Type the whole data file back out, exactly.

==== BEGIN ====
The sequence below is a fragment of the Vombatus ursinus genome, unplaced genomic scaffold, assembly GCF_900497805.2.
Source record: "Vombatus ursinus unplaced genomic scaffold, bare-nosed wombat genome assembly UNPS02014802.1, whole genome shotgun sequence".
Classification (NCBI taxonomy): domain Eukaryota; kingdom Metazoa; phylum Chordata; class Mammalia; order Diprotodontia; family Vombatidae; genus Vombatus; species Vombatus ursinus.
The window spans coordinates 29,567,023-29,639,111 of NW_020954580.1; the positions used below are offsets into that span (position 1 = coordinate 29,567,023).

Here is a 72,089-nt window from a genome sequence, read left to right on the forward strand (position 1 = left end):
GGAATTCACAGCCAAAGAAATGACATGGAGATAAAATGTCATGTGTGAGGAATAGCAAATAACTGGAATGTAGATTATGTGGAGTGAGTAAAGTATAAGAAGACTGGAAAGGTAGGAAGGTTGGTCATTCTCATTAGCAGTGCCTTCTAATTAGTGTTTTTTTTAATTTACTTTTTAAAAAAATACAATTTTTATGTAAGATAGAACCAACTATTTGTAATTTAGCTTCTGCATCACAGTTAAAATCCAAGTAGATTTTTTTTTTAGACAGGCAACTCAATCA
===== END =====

The sequence below is a fragment of the Vombatus ursinus genome, unplaced genomic scaffold, assembly GCF_900497805.2.
Source record: "Vombatus ursinus unplaced genomic scaffold, bare-nosed wombat genome assembly UNPS02014802.1, whole genome shotgun sequence".
Classification (NCBI taxonomy): domain Eukaryota; kingdom Metazoa; phylum Chordata; class Mammalia; order Diprotodontia; family Vombatidae; genus Vombatus; species Vombatus ursinus.
The window spans coordinates 29,567,023-29,639,111 of NW_020954580.1; the positions used below are offsets into that span (position 1 = coordinate 29,567,023).

Here is a 72,089-nt window from a genome sequence, read left to right on the forward strand (position 1 = left end):
GGAATTCACAGCCAAAGAAATGACATGGAGATAAAATGTCATGTGTGAGGAATAGCAAATAACTGGAATGTAGATTATGTGGAGTGAGTAAAGTATAAGAAGACTGGAAAGGTAGGAAGGTTGGTCATTCTCATTAGCAGTGCCTTCTAATTAGTGTTTTTTTTAATTTACTTTTTAAAAAAATACAATTTTTATGTAAGATAGAACCAACTATTTGTAATTTAGCTTCTGCATCACAGTTAAAATCCAAGTAGATTTTTTTTTTAGACAGGCAACTCAATCA